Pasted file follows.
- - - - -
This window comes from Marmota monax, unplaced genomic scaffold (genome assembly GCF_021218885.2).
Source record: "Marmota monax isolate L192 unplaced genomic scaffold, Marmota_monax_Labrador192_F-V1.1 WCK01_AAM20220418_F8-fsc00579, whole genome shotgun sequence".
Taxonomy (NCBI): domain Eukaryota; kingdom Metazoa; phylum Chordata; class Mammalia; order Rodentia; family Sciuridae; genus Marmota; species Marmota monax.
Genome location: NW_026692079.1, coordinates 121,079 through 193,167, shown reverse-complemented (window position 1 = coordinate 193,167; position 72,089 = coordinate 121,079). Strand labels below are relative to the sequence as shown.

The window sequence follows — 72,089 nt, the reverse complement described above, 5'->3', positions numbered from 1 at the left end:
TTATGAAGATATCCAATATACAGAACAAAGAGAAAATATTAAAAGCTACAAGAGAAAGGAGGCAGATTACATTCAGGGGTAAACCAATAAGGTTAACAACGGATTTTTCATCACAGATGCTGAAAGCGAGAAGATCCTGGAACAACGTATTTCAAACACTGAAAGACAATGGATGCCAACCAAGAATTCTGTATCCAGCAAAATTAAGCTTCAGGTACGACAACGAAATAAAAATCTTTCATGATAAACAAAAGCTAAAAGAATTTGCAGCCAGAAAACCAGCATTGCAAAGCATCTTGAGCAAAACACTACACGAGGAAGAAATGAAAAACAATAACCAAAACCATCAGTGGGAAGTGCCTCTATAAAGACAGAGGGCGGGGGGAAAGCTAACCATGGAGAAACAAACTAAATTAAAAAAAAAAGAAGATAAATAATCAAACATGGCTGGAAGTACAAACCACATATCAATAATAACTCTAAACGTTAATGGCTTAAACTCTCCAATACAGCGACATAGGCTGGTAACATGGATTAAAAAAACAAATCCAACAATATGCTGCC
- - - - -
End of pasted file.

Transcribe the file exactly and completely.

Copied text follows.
This window comes from Marmota monax, unplaced genomic scaffold (genome assembly GCF_021218885.2).
Source record: "Marmota monax isolate L192 unplaced genomic scaffold, Marmota_monax_Labrador192_F-V1.1 WCK01_AAM20220418_F8-fsc00579, whole genome shotgun sequence".
Taxonomy (NCBI): domain Eukaryota; kingdom Metazoa; phylum Chordata; class Mammalia; order Rodentia; family Sciuridae; genus Marmota; species Marmota monax.
Genome location: NW_026692079.1, coordinates 121,079 through 193,167, shown reverse-complemented (window position 1 = coordinate 193,167; position 72,089 = coordinate 121,079). Strand labels below are relative to the sequence as shown.

The window sequence follows — 72,089 nt, the reverse complement described above, 5'->3', positions numbered from 1 at the left end:
TTATGAAGATATCCAATATACAGAACAAAGAGAAAATATTAAAAGCTACAAGAGAAAGGAGGCAGATTACATTCAGGGGTAAACCAATAAGGTTAACAACGGATTTTTCATCACAGATGCTGAAAGCGAGAAGATCCTGGAACAACGTATTTCAAACACTGAAAGACAATGGATGCCAACCAAGAATTCTGTATCCAGCAAAATTAAGCTTCAGGTACGACAACGAAATAAAAATCTTTCATGATAAACAAAAGCTAAAAGAATTTGCAGCCAGAAAACCAGCATTGCAAAGCATCTTGAGCAAAACACTACACGAGGAAGAAATGAAAAACAATAACCAAAACCATCAGTGGGAAGTGCCTCTATAAAGACAGAGGGCGGGGGGAAAGCTAACCATGGAGAAACAAACTAAATTAAAAAAAAAAGAAGATAAATAATCAAACATGGCTGGAAGTACAAACCACATATCAATAATAACTCTAAACGTTAATGGCTTAAACTCTCCAATACAGCGACATAGGCTGGTAACATGGATTAAAAAAACAAATCCAACAATATGCTGCC